Soft Tissue Diagenesis Project
Diane Burns, Ph.D.
During the Late Maastrichtian, a back-barrier bay or lagoon on the Dakota Isthmus was the site of an extensive intertidal, muddy sand flat occupied by a population of the deep-burrowing pelecypod, Panopea occidentalis (Meek and Hayden). This population was covered by a storm-generated overwash fan trapping these large, poorly mobile, clams in their burrows by a sheet of impenetrable sand. The population dynamics of these in situ clams have been studied by Palmateer (1996) and the taphonomy was reported by Erickson and Palmateer (1996). More than 60 individuals were collected in living position, most encased in cylindrical, iron-rich concretions representing the deep burrows maintained by each clam into which storm-generated sands had infiltrated.
Implications of the burial scenario include recognition that tissues of these large bivalves, once expired, gravitated to the bottom half of each vertically oriented specimen and were infiltrated by the entombing sediments. Over twenty years since being collected, a pattern of museum weathering has been recognized in several specimens and suggests localized early mineralization within confines of the valves. In particular, it appears that reducing conditions were created during decay of the tissue creating diagenesis of pyrite or marcasite that subsequently became unstable reacting with and damaging the shell from the inside out in stereotypical locations on the valves. Encasing sandstone is grain supported fine and medium quartz sand, whereas the sand filling the interior is matrix supported often with angular quartz grains floating in a clay(?) matrix which includes the cement.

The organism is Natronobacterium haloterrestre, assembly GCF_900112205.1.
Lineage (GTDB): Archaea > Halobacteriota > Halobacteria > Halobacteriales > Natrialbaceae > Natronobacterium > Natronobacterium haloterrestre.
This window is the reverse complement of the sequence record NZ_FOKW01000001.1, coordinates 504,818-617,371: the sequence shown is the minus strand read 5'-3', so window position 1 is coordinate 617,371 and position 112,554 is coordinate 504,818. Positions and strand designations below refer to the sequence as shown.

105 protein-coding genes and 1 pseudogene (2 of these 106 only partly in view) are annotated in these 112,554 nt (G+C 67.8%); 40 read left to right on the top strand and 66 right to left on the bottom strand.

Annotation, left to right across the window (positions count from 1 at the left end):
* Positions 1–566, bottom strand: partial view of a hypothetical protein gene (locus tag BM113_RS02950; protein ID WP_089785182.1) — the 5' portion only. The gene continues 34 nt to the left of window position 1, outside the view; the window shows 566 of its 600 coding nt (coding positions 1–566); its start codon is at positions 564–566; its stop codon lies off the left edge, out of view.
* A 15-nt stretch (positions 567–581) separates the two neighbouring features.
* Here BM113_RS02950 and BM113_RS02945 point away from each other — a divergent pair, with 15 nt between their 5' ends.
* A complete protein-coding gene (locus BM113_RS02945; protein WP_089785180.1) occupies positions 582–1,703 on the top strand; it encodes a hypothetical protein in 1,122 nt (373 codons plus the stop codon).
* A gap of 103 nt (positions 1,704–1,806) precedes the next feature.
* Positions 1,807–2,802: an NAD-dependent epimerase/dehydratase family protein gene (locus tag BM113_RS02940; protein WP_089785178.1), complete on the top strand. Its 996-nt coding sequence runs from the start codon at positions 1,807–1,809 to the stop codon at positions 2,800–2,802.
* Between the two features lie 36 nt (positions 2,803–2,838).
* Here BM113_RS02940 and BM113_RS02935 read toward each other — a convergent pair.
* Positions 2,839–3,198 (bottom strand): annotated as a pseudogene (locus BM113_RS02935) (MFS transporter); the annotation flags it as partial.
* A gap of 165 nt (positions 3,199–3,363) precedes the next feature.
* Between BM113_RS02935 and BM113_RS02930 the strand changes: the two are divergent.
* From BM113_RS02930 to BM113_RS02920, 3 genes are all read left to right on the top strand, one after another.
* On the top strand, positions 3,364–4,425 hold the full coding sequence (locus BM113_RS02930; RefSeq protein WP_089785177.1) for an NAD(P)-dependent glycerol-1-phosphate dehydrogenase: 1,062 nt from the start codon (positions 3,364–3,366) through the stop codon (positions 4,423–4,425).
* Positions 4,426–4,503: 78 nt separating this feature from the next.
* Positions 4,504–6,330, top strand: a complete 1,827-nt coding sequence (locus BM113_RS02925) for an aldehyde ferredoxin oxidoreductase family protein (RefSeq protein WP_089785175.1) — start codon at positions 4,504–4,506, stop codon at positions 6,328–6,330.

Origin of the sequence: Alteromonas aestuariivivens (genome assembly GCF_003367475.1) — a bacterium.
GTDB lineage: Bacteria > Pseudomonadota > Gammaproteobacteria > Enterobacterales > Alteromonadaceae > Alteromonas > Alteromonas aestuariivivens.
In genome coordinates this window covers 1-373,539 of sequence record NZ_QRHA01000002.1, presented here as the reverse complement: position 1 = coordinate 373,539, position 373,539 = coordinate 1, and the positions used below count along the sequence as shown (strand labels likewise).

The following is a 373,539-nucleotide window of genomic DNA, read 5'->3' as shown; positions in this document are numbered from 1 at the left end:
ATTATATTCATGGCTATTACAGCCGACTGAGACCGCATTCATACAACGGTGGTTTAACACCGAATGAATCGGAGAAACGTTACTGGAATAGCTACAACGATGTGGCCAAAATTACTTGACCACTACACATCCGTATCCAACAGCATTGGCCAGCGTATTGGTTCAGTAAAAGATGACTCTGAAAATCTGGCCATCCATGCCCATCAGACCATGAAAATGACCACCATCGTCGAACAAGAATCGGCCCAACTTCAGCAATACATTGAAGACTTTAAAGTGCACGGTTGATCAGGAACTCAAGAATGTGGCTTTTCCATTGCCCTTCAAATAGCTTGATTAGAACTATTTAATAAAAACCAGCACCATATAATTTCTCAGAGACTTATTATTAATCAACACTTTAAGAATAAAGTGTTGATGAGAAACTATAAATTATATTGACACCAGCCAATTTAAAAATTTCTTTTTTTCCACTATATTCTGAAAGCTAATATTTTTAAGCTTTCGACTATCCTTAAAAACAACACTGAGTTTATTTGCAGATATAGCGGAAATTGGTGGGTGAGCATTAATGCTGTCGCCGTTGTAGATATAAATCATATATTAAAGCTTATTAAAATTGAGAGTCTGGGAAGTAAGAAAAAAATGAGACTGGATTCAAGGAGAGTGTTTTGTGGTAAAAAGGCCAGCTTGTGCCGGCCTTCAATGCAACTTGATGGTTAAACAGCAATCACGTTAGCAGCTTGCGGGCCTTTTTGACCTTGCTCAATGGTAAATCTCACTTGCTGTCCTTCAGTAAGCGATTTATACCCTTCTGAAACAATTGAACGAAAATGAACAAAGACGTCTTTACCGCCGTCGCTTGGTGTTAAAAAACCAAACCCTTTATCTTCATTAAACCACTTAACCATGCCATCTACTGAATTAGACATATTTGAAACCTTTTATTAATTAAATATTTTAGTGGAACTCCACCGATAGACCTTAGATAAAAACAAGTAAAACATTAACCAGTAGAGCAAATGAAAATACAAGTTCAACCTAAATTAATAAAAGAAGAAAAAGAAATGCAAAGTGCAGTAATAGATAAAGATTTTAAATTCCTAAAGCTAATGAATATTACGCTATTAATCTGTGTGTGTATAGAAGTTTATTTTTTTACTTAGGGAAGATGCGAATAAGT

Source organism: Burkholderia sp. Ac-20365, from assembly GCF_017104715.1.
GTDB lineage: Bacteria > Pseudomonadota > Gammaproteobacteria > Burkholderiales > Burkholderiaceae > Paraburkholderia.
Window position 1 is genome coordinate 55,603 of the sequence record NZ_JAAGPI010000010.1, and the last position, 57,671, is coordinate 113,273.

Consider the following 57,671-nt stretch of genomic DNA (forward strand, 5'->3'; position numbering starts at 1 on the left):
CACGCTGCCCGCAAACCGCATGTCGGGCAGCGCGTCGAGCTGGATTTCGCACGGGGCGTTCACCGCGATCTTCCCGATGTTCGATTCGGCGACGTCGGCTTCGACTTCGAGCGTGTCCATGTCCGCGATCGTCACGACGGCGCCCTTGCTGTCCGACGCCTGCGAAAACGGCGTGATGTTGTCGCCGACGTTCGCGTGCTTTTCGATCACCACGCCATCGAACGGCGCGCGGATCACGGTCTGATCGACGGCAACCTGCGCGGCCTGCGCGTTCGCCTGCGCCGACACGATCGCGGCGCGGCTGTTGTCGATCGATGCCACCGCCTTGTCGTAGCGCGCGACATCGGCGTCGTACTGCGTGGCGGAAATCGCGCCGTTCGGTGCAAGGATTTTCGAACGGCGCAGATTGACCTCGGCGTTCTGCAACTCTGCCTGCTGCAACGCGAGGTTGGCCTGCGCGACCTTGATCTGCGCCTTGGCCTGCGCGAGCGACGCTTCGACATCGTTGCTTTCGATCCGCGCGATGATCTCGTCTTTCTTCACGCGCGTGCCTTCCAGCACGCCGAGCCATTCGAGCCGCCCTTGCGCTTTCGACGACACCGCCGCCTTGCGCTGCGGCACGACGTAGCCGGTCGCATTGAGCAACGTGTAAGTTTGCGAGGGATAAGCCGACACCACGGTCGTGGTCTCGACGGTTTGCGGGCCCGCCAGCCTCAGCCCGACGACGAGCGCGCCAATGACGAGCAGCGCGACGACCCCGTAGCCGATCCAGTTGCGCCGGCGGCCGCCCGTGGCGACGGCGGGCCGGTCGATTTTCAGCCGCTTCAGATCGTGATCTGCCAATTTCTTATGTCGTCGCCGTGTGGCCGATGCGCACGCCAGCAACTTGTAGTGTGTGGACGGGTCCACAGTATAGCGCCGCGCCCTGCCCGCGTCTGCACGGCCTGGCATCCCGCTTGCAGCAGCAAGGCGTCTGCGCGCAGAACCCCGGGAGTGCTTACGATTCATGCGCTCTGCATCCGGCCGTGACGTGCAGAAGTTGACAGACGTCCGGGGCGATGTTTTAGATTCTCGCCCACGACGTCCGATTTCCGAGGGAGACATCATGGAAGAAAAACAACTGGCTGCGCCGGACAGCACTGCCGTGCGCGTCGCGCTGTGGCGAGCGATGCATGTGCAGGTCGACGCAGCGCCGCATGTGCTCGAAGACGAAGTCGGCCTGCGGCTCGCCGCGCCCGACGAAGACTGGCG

This project is an on-going effort collaborative effort between myself and Dr. J. Mark Erickson (St. Lawrence University) to understand the diagenetic process that has occurred since burial to present-day. Questions that are being investigated are:
1. What chemical signatures are preserved throughout the fabric of a cross-section of the specimens?
2. What is the composition of the sediments currently encasing the specimens?
3. How might minerals/elements have migrated throughout the specimen during the diagenetic process?
4. What are the implications for changing influences between fresh and saline water infiltrations?
For more information about this project, please contact Diane Burns at firstname.lastname@example.org.